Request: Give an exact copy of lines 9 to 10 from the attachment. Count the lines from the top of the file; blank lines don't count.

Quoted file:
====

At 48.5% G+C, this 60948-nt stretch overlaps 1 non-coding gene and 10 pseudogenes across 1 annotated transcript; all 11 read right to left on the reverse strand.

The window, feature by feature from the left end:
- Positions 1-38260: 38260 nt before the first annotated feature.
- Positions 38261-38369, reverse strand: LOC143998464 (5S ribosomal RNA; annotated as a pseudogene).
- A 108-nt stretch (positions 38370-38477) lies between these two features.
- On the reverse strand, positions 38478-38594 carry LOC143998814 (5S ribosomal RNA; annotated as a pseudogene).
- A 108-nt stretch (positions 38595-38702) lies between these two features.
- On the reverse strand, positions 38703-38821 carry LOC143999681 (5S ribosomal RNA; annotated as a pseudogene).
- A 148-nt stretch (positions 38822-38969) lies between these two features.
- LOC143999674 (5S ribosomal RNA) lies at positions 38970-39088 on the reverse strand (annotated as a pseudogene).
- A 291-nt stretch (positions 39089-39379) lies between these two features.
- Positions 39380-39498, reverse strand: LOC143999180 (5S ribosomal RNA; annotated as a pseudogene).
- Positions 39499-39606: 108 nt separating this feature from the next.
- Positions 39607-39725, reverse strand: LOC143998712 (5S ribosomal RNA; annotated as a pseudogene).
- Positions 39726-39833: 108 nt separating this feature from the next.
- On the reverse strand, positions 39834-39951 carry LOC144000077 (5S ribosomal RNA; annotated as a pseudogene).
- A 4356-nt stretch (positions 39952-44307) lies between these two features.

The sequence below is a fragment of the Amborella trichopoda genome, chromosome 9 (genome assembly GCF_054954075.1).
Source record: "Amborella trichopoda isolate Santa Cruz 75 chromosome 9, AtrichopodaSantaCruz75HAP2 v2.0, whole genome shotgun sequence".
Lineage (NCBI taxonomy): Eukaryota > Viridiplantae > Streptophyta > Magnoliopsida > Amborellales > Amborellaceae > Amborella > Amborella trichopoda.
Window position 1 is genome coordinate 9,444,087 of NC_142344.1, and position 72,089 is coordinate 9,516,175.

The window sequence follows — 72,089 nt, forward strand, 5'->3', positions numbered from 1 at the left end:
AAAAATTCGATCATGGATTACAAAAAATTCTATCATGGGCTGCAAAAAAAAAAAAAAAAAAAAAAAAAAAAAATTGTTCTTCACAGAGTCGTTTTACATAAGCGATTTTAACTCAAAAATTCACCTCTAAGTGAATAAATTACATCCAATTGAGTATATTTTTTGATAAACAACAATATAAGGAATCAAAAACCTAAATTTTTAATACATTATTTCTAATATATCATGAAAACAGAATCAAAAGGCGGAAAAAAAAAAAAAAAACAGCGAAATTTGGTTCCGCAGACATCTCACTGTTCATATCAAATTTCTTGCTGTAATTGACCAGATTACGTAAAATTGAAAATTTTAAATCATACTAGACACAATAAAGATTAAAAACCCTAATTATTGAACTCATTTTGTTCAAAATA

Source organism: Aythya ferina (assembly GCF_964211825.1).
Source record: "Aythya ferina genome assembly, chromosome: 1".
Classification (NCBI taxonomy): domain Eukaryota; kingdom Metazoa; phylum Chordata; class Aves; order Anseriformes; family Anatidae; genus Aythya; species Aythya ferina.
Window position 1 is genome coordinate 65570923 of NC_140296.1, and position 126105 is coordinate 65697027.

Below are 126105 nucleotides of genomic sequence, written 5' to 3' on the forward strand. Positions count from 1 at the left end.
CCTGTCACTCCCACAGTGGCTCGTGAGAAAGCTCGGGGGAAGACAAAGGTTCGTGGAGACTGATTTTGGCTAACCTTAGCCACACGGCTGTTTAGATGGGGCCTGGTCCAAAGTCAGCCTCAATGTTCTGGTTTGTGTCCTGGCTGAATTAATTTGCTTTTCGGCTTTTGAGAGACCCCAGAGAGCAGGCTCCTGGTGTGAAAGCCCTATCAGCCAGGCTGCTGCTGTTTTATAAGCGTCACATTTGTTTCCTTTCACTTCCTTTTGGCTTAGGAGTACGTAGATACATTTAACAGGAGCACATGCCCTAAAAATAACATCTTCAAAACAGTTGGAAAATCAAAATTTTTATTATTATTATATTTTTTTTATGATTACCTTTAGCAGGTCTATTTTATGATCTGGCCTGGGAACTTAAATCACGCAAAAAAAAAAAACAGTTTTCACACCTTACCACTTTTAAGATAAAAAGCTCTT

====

- A 148-nt stretch (positions 38822-38969) lies between these two features.
- LOC143999674 (5S ribosomal RNA) lies at positions 38970-39088 on the reverse strand (annotated as a pseudogene).